> With JBOD, as Tom discusses, every spindle is it's own unique snow 
> flake, and if your drive controller can keep up, you can write as fast 
> as that drive can handle reading off the bus.  Performance is going to 
> depend upon how many active reading/writing streams you have accessing 
> each spindle in the systems.
> If I had one stream, I would only get the performance of one spindle 
> in the JBOD. If I had twelve spindles, I'm going to get maximum 
> performance with at least twelve streams. With RAID0, you're taking 
> your one stream, cutting it up into multiple parts and either reading 
> it or writing it to all disks, taking advantage of the performance of 
> all spindles.
> The problem arises when you start adding more streams in parallel to 
> the RAID0 environment.  Each parallel I/O operation begins competing 
> with each other from the controller's standpoint.  Sometimes things 
> start to stack up as the controller has to wait for competing I/O 
> operations on a single spindle.  For example, having to wait for a 
> write to complete before a read can be done.
> At a certain point, the performance of RAID0 begins to hit a knee as 
> the number of I/O requests goes up because the controller becomes the 
> bottleneck.  RAID0 is going to be the closest in performance, but with 
> the risk that if you lose a single disk, you lose the entire RAID.  
> With JBOD, if you lose a single disk, you only lose the data on that disk.
> Now, with RAID5, you're going to have even worse performance because 
> you're dealing with not only the parity calculation, but also with the 
> fact that you incur a performance penalty during reads and writes due 
> to how the data is laid out across all disks in the RAID.   You ca 
> read more about this here: 
> http://theithollow.com/2012/03/understanding-raid-penalty/
> To put this in perspective, I use 12 7200rpm NLSAS disks in a system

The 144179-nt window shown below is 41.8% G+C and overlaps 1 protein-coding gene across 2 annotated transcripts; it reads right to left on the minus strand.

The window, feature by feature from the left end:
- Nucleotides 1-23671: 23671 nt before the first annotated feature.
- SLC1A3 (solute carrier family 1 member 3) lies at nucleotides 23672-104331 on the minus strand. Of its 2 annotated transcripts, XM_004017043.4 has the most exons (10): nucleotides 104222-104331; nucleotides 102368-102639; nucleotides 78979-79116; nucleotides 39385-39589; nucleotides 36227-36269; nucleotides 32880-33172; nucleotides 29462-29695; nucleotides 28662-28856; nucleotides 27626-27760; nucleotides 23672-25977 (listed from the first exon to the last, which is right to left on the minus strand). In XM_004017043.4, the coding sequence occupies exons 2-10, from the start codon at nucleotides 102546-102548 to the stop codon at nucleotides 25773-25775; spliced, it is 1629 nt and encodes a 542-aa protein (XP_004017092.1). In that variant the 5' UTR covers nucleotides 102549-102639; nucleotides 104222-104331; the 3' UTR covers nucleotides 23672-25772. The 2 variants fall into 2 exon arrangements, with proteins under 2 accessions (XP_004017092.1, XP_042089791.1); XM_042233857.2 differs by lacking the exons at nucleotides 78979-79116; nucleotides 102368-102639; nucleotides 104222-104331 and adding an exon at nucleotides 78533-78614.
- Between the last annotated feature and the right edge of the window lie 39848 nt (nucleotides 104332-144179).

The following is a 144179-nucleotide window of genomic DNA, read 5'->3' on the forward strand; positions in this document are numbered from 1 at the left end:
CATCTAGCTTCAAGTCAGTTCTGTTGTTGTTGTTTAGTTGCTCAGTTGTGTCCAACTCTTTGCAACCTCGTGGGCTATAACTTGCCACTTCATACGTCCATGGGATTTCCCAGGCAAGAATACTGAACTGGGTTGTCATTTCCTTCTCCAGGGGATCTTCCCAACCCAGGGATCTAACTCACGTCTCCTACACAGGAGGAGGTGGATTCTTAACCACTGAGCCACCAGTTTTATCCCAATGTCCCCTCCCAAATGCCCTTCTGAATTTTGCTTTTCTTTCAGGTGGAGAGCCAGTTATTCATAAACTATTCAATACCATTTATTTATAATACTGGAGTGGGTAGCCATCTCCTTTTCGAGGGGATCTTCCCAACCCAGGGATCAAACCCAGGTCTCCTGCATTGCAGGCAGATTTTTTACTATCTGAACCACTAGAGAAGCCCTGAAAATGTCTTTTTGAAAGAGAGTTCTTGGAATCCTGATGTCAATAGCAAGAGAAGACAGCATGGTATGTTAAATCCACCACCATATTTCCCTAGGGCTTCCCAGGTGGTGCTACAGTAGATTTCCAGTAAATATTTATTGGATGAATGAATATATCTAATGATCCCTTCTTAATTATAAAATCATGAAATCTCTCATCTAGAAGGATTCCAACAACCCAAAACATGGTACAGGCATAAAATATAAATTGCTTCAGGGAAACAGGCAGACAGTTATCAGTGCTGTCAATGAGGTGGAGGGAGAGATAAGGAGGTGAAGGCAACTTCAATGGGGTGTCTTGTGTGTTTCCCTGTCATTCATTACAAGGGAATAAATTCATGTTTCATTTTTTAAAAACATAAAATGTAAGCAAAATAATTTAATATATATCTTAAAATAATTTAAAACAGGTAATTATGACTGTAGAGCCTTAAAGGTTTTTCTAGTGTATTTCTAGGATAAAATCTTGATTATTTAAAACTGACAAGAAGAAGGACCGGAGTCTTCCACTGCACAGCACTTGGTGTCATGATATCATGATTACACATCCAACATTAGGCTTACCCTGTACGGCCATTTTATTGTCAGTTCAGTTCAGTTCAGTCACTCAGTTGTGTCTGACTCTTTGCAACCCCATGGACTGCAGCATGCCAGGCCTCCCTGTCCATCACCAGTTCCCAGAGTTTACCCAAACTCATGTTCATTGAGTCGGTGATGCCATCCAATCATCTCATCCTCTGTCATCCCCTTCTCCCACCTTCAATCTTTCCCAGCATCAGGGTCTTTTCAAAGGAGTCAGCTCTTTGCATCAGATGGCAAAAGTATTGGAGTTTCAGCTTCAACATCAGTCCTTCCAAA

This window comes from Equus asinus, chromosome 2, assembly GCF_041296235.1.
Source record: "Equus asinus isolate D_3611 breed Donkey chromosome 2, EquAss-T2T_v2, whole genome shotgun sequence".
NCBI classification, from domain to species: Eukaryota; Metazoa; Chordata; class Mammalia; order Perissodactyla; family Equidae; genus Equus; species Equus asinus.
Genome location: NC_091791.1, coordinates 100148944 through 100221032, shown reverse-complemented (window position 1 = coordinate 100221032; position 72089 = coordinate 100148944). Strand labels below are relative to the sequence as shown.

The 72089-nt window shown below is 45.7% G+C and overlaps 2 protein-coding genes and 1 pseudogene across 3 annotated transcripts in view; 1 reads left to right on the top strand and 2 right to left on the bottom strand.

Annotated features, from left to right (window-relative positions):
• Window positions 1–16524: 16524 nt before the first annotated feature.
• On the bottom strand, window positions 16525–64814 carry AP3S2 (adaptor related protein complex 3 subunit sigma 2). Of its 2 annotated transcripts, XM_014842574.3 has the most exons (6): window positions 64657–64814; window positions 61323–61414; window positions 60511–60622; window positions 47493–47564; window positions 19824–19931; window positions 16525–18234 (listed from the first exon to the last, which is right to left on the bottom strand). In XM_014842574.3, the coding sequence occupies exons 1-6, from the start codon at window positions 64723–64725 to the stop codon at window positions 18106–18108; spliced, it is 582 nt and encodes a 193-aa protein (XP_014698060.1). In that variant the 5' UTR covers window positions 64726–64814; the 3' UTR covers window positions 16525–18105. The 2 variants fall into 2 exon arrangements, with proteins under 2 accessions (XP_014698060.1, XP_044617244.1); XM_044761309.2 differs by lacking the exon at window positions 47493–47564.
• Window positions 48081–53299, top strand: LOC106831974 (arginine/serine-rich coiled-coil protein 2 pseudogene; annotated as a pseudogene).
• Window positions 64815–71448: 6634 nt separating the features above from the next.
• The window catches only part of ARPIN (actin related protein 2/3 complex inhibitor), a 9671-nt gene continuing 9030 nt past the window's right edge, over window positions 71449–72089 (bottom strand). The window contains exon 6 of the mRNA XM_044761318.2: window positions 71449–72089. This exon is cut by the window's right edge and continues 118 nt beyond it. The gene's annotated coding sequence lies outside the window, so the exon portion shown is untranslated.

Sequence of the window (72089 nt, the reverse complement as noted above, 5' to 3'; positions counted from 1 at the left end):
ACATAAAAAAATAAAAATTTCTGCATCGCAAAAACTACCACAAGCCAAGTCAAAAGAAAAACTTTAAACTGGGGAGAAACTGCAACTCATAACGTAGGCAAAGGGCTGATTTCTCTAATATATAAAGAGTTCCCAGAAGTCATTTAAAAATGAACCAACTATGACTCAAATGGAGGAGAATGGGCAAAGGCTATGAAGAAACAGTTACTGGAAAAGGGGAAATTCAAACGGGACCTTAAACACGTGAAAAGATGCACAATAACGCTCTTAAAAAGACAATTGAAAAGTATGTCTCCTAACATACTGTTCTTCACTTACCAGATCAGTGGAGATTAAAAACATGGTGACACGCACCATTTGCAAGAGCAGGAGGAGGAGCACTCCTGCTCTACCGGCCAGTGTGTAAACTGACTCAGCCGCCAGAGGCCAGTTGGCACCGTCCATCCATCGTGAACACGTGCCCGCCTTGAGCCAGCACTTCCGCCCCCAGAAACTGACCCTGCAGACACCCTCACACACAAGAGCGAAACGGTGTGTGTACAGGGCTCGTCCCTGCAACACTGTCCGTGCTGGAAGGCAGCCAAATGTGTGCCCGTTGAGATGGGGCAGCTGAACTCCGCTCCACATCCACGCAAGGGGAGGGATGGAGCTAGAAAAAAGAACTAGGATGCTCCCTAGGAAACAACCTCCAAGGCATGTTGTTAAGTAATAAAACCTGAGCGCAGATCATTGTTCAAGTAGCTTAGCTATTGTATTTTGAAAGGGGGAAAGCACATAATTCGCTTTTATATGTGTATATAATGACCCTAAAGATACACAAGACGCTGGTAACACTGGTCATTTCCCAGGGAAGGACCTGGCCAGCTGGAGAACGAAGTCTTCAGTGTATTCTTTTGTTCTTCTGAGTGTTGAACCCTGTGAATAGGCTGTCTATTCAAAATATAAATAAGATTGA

> connected to an LSI9207 SAS controller. This is configured for JBOD.  
> I have benchmarked streaming reads and writes in this environment to 
> be between 1.6 and 1.8GBytes/sec using 1 i/o stream per spindle for a 
> total of 12 i/o streams occurring on the system.  Btw, this benchmark 
> has held stable at this rate for at least 3 i/o streams per spindle; I 
> haven't tested higher yet.
> Now, I might get this performance with RAID0, but why should I 
> tolerate the risk of losing all data on the system vs just the data on 
> a single drive?  Going with RAID0 means that not only do I have to 
> replace the disk, but now I have to have Hadoop rebalance/redistribute 
> data to the entire system, not just dealing with the small amount of 
> data missing from one spindle.  And since Hadoop is already handling 
> my redundancy via replication of data, why should I tolerate the 
> performance penalty associated with RAID5?  I don't need redundancy in 
> a *single* system, I need redundancy across the entire cluster.
>     I also found an Hortonworks interview of StackIQ who provides
>     software to automate such failure fix up. But it would be rather
>     painful to go straight to another solution, contract and so on
>     while starting with Hadoop.
>     Please share your experiences around RAID for redundancy (1, 5 or
>     other) in Hadoop conf.
> I can't see any situation that we would use RAID for the data drives 
> in our Hadoop cluster.  We only use RAID1 for the OS drives, simply 
> because we want to reduce the recovery period associated with a system 
> failure.  No reason to re-install a system and have to replicate data 
> back onto it if we don't have to.
> Cheers,
> Travis
> -- 
> Travis Campbell
> travis@ghostar.org <mailto:travis@ghostar.org>